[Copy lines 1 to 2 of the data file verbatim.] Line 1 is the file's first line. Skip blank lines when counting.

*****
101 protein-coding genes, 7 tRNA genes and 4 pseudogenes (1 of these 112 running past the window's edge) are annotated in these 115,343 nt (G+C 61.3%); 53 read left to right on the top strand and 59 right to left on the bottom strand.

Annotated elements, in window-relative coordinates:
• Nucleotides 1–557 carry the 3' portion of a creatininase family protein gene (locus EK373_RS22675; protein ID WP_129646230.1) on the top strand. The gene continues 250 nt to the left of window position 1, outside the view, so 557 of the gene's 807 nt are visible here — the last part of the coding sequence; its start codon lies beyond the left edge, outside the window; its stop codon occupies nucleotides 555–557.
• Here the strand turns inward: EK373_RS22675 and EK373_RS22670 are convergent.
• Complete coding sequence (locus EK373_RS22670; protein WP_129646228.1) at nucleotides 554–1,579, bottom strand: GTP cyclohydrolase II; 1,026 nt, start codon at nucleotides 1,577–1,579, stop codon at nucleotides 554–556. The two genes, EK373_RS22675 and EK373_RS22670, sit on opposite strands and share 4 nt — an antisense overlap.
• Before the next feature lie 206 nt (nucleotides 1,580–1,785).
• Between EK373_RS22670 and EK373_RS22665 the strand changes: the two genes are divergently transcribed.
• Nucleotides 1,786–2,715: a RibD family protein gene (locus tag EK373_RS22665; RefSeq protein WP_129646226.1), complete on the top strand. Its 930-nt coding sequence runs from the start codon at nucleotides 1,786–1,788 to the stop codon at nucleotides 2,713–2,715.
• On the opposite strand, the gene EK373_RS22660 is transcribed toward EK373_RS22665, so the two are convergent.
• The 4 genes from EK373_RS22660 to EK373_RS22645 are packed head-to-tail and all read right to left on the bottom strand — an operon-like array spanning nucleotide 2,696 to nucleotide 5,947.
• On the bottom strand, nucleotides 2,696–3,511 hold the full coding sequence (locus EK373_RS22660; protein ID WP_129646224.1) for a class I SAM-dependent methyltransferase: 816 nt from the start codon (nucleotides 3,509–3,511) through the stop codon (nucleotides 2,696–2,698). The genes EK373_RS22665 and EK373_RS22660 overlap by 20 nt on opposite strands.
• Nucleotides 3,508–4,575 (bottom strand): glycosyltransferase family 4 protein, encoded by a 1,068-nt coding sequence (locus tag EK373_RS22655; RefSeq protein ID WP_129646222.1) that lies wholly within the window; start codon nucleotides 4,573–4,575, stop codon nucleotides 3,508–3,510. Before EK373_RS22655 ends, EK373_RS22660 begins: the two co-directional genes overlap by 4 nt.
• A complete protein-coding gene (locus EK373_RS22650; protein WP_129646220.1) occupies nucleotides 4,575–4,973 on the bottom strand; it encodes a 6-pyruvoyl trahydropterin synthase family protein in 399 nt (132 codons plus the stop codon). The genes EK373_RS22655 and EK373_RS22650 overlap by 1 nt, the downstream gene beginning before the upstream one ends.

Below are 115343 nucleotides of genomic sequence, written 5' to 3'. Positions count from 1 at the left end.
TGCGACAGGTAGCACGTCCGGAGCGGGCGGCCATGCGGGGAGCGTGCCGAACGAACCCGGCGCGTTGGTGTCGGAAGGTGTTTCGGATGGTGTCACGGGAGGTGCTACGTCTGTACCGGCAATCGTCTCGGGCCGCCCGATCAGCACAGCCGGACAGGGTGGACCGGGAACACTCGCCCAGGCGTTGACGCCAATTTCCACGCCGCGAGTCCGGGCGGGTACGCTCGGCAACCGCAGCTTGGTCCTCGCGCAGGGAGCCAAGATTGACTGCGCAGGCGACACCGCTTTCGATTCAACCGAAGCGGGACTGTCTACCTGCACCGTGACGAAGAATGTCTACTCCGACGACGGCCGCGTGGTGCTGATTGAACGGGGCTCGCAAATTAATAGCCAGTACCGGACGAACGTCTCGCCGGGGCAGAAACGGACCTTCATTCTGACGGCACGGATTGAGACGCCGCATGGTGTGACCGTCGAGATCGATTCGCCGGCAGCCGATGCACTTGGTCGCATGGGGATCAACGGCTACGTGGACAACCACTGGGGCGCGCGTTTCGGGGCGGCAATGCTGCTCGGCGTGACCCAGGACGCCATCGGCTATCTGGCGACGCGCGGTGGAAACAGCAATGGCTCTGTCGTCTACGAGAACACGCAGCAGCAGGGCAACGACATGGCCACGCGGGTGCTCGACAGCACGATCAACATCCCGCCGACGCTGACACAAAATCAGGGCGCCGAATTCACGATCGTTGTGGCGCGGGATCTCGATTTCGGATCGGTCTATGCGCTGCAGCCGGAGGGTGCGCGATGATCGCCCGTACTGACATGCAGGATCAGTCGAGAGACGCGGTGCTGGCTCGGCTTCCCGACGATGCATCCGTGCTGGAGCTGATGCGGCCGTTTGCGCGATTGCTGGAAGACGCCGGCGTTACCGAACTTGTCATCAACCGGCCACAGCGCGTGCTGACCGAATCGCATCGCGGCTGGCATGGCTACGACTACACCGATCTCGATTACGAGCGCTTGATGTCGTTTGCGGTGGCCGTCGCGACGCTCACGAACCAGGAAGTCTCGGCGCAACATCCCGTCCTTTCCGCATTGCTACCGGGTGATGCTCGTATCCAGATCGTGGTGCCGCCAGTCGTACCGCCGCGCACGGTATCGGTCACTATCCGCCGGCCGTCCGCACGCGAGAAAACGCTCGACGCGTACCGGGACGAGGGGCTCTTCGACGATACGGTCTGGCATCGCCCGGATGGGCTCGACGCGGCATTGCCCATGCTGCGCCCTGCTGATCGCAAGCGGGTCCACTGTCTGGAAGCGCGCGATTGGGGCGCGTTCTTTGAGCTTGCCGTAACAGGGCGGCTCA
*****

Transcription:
101 protein-coding genes, 7 tRNA genes and 4 pseudogenes (1 of these 112 running past the window's edge) are annotated in these 115,343 nt (G+C 61.3%); 53 read left to right on the top strand and 59 right to left on the bottom strand.

Annotated elements, in window-relative coordinates: